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Just released this week by Fab9. A readily available vband manifold for Borg Warner's EFR turbos. This thing looks so pretty!

Check out the intro thread here

Side Mount Stainless EFR V-Band Turbo Manifold

EWG location shown below. This location was ideal for obvious routing reasons and for those of you who have a little hoon in you and wish to rotate your EWG and dump through the hood (blame the Evo guys). Also, this makes routing the manifold reference lines, away from heat and short.



Introducing the solution many of you have been waiting for and soon won’t have to. The all new Fab9 Side Mount V-Band EFR Turbo Manifold. Like many of the solutions we offer, we set out to solve problems with quality solutions that don’t break the bank. Whilst cost isn’t sky high, don’t be fooled, we’ve sacrificed nothing in the means of quality and functionality. When paired with Borg Warner EFR technology that continues to prove itself on our small displacement engines you can expect extreme efficiency that will produce a much more linear power delivery than could be expected in the past from similar sized GT or even GTX solutions.

The manifold is produced with complete Schedule material, no hangers or turbo cranes will be necessary. Depending on your configuration, manifolds are available with a multitude of options including - EGT Sensor Bung welded to the collector, External Wastegate configuration and coatings.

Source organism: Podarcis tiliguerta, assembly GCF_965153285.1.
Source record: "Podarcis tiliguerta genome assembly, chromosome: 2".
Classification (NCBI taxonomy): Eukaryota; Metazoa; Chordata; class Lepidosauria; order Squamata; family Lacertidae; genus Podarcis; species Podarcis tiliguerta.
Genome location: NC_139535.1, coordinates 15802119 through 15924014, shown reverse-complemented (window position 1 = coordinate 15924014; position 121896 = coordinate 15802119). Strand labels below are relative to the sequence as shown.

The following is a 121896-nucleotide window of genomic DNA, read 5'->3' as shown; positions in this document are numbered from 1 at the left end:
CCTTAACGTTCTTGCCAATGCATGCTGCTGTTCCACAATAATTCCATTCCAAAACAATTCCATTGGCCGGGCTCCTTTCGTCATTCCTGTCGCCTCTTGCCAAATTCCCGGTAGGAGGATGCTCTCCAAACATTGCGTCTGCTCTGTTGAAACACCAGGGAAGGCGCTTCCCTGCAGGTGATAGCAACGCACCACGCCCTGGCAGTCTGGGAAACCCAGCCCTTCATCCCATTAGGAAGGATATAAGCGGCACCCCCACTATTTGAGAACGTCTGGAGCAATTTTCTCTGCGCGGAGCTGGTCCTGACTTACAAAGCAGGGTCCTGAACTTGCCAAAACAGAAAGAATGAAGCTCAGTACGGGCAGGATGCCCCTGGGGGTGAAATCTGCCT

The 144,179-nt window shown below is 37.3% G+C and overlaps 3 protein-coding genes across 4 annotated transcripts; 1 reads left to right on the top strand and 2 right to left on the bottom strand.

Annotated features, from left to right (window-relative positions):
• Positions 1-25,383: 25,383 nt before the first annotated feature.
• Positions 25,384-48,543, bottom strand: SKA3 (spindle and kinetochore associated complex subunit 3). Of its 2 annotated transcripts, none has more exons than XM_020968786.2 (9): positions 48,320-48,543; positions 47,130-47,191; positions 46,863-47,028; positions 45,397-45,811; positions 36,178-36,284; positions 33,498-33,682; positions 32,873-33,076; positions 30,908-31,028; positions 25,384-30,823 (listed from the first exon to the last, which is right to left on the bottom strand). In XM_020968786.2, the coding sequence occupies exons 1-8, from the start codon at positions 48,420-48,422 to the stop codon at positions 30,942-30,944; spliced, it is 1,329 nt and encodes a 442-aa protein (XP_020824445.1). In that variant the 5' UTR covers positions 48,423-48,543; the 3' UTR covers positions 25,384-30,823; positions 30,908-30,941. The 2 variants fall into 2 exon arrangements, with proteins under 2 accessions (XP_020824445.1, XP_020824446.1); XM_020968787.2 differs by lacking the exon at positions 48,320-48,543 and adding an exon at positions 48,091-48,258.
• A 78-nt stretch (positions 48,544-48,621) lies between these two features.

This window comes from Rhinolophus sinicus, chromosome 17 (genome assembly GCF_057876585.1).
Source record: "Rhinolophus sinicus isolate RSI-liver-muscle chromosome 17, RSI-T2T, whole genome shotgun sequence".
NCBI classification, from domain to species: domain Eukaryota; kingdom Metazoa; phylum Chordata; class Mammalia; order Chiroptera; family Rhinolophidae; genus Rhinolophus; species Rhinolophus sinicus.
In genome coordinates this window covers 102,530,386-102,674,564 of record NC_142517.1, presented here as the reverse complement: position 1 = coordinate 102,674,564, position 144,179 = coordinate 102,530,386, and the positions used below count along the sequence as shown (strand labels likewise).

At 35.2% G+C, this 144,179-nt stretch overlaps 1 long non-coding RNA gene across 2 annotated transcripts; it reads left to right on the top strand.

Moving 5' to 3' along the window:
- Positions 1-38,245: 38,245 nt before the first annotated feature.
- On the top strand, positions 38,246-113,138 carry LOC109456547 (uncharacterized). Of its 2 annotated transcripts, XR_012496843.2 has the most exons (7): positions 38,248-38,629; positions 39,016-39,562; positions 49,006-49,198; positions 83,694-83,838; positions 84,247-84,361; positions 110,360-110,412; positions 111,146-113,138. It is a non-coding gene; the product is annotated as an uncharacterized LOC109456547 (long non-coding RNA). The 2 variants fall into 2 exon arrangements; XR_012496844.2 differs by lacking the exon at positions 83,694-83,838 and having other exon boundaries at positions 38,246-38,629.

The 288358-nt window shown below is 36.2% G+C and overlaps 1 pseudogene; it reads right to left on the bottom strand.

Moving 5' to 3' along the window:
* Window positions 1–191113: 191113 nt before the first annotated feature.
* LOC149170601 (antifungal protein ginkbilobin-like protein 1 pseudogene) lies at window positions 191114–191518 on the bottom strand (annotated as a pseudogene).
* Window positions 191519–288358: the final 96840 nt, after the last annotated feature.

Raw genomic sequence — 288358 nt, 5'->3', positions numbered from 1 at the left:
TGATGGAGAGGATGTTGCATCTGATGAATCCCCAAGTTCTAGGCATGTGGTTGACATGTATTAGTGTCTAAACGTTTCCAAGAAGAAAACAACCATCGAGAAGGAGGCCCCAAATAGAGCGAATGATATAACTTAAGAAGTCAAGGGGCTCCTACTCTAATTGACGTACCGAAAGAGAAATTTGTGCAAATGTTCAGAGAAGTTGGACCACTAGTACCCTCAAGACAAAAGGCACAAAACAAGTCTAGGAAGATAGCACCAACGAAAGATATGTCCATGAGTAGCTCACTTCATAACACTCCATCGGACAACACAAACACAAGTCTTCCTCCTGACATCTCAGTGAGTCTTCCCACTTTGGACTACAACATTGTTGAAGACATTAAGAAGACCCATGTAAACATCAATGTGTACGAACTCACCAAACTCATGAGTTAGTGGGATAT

Features:

Full Stainless Construction
Sch10 Thick Wall 304 Stainless
0.500” CNC’d Flange
Oval to Round Port Transitions
Fully Back Purged Tig Welded Fabrication
High Flow Merge Collector
Side Mount AC + PS Compatible Design
 

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This thread gave me a great idea. I'm going to put together a "kit" using essentially plug and play items available from forum sponsors. I think it would be really cool to have several kits put together here in this thread - lists almost anybody could take and modify for their own setup. I went ahead and put a kit together using forum sponsor vendors. Since this thread was based on Fab9 Tuning's manifold, I started there.

Build goal is 500whp. I'm listing parts needed ONLY for reliable power production - I am NOT including clutch, flywheel, transmission, differential, axles, hubs, brakes, suspension, braces, etc. just to make the power without breaking anything.

Fab9 Tuning EFR Turbo manifold AND downpipe - $1174
Fab9 Tuning BW EFR 6258 Turbo - $1539.52
Fab9 Tuning Turbosmart blow-off valve + install fabrication - $400
Trackspeed Engineering built longblock - $4000
Trackspeed Engineering Injector Dynamics 1000cc - $480
Trackspeed Engineering M-Tuned coolant reroute - $329
Trackspeed Engineering AEM EMS4 plug & play (EMS, sensors, wiring) - $1350
Trackspeed Engineering 12+1 Trigger wheel - $49
Flyin Miata AEM O2 sensor + gauge - $210
Flyin Miata complete oil cooler kit - $354
Flyin Miata Big Fuel System - $809
949 Racing Supermiata Harmonic Damper - $344
949 Racing Boost control solenoid - $60
Trackdog Racing Aluminum Rad - $279
Trackdog Racing Intercooler kit - $1095
Basemap, tune, O2 feedback adjustments; DYNO - $500
Shipping for all these purchases - $500